SAN ANTONIO, Texas -- Army Community Service is enhancing the way it delivers services, to make it easier and faster for Soldiers and their Family members to get the help they are seeking.

The initiative to transform ACS stems from a holistic review of Army Family programs by the Office of the Assistant Chief of Staff of Installation Management. OACSIM is responsible for the execution of the Army Family Covenant, which promises to provide Soldiers and Families a quality of life that is commensurate with the quality of their service. Through garrison focus groups and surveys, Soldiers and Family members reported they have both too much and too little information on available services, which makes it difficult for them to determine which service best meets their needs.

Under the new design, ACS will transition a number of personnel into generalist positions focused on helping Soldiers and Family members navigate services. Generalists will provide an array of baseline services, while specialists will still be available for the more complex and extended services.

"The goal is to make sure Soldiers, their Families and Civilians can find the right service, at the right time, the first time they seek assistance," said Paulette Freese, Chief, Policy and Operations Branch, Soldier Family Readiness Division. "ACS provides a lot of great information and services, everything from financial readiness to the Exceptional Family Member Program. We want to make sure that the first time they walk through the door, someone is to there to help. What we don't want is for someone to have to wait or have to come in a second time before getting help."

ACS will also introduce an upgraded tracking system that allows staff to follow up with clients more efficiently and to ensure client needs are met when service is provided.

"If a client requires more in-depth assistance, we want to make sure there is a smooth transition to the next service provider," Freese said. "We will maintain contact with the Soldier or Family member until their needs have been met."

Soldier and Family members will start to see ACS services in new satellite locations as well, such as at units, garrison exchanges and commissaries, and off-post sites.

"We're working hard to strengthen relationships with units and service providers across the installation, to make ACS services and information more readily accessible," Freese said.

ACS has been doing a tremendous job of supporting Soldiers and Family members through an extended period of conflict, but the Installation Management Community always has to be on the lookout for ways to do better, according to Lt. Gen. Rick Lynch, Assistant Chief of Staff of Installation Management and commander of the Installation Management Command.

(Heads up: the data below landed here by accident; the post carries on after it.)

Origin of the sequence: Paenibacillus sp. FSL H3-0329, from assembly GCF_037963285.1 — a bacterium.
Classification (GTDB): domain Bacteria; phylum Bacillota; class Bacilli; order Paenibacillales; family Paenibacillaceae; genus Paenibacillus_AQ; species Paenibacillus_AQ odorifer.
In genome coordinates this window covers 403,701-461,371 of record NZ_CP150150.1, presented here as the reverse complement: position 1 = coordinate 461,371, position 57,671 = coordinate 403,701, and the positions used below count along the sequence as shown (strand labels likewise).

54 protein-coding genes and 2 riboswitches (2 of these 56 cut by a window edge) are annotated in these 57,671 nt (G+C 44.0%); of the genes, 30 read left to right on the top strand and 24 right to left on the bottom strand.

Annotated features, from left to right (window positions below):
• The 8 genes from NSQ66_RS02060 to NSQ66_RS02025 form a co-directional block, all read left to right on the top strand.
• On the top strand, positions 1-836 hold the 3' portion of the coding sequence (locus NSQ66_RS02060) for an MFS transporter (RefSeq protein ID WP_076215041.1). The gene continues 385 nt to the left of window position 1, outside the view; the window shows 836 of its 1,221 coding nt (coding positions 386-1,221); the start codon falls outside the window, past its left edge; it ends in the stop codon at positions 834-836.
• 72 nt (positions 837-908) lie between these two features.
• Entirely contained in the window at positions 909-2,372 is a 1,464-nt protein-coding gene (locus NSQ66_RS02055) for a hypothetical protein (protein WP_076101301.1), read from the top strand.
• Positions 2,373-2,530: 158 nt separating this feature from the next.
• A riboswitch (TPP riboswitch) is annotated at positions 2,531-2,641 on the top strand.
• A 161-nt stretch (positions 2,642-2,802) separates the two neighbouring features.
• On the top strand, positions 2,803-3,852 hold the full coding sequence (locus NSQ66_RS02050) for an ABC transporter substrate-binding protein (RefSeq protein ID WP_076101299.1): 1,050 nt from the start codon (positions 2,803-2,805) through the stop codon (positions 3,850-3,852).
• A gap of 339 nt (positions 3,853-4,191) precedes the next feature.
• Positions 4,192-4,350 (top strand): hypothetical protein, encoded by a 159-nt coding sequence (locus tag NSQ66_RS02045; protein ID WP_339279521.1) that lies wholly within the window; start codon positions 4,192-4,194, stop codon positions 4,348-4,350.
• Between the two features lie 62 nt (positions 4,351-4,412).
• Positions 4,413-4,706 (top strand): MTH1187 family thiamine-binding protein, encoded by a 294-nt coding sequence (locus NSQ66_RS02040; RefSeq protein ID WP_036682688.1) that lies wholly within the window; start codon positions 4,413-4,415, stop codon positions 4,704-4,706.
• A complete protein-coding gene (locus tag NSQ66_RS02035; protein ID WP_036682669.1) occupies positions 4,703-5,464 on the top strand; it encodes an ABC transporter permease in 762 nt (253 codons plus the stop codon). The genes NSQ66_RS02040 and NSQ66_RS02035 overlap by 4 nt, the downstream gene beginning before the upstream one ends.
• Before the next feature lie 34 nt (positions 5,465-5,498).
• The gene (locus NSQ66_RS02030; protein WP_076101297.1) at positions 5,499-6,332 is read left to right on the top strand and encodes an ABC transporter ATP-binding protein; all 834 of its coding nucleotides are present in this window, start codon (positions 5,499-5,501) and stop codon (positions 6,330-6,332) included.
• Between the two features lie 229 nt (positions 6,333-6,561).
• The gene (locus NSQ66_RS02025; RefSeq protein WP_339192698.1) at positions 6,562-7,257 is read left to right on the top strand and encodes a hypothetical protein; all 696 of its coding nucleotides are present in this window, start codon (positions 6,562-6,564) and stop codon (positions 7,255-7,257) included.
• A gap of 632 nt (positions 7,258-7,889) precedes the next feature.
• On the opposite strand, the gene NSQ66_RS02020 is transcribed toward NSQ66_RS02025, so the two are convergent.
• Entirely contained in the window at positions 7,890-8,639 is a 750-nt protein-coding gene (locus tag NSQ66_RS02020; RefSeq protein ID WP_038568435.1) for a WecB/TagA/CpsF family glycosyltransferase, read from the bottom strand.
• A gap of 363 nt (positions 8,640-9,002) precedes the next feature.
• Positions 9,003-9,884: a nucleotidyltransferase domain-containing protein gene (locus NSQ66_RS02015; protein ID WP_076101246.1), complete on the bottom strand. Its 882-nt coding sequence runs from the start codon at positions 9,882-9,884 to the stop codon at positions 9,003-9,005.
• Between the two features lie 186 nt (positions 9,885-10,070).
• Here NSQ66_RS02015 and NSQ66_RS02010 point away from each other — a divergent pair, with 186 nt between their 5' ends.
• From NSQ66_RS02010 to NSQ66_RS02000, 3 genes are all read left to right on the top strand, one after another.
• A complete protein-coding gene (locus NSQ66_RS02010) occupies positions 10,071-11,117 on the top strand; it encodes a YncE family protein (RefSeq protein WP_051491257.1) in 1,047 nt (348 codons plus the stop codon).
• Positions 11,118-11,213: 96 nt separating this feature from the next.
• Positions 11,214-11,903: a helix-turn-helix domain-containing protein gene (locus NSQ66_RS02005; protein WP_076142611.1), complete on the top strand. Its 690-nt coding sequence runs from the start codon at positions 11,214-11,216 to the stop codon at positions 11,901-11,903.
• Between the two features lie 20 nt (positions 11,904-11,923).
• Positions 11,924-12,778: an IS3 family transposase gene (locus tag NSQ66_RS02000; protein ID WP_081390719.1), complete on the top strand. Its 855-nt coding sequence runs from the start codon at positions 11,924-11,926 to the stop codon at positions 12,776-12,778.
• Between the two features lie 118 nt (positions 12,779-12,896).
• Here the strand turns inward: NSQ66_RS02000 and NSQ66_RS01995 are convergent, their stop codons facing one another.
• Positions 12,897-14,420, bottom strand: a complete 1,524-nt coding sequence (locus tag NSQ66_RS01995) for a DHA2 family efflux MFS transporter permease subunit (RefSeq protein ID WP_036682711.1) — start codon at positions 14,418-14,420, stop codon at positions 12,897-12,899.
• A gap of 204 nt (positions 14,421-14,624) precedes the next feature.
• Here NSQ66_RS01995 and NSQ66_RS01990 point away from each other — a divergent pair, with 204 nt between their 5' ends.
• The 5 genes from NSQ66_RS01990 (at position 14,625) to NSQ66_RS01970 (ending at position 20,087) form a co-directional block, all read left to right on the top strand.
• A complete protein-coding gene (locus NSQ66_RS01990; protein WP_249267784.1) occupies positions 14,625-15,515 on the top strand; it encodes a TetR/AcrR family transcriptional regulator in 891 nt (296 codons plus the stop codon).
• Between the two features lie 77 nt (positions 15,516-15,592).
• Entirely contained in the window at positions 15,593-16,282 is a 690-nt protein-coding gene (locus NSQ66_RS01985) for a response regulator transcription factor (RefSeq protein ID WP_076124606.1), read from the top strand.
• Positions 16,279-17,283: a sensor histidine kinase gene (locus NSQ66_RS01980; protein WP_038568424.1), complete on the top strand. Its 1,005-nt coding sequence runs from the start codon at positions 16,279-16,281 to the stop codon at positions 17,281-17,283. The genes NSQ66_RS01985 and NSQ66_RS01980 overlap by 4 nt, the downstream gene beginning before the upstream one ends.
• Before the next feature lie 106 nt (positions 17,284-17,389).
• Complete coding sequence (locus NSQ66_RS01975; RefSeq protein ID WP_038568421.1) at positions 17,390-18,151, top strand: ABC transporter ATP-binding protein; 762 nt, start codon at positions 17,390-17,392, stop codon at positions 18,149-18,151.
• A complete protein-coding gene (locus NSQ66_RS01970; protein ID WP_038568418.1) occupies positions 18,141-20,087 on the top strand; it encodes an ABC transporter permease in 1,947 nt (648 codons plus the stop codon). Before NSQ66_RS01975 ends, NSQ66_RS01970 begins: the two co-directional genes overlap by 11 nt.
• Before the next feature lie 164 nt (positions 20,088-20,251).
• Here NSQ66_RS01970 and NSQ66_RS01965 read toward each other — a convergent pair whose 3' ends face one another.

"The work of ACS and other quality-of-life service providers is highly visible, tangible proof that the Army is delivering on the promises of the Army Family Covenant," Lynch said. "It is important work, so we can never become complacent. The long-term strength of our All-Volunteer Army depends on the well-being of Soldiers and their Families. More than that, we owe it to our Soldiers and Families for their ongoing service and dedication."

Twenty-two installations have been selected as pilot sites to assess the new service delivery design that runs until Mar. 31. The pilot phase will provide insight and best practices prior to the Army-wide rollout in April. Every Army ACS location will be operational under the new service delivery design by October.

The design pilot sites are:
United States: Fort Carson, Co.; USAG Natick, Mass.; Fort Jackson, SC; Fort Stewart, Ga., Fort Leavenworth, Kan.; Fort Leonard Wood, Mo.; USAG Detroit Arsenal, MI; Picatinny Arsenal, NJ; Rock Island Arsenal, Ill.; Redstone Arsenal, Ala.; Joint Base Lewis-McChord, Wash.; White Sands Missile Range, N.M.; Fort Huachuca, Ariz.; Fort Lee, Va.; and Joint Base Langley-Eustis, Va.

Europe: USAGs Brussels, Belgium; Baumholder, Grafenwoehr and Kaiserslautern, Germany; and Vicenza, Italy

Korea: USAG Daegu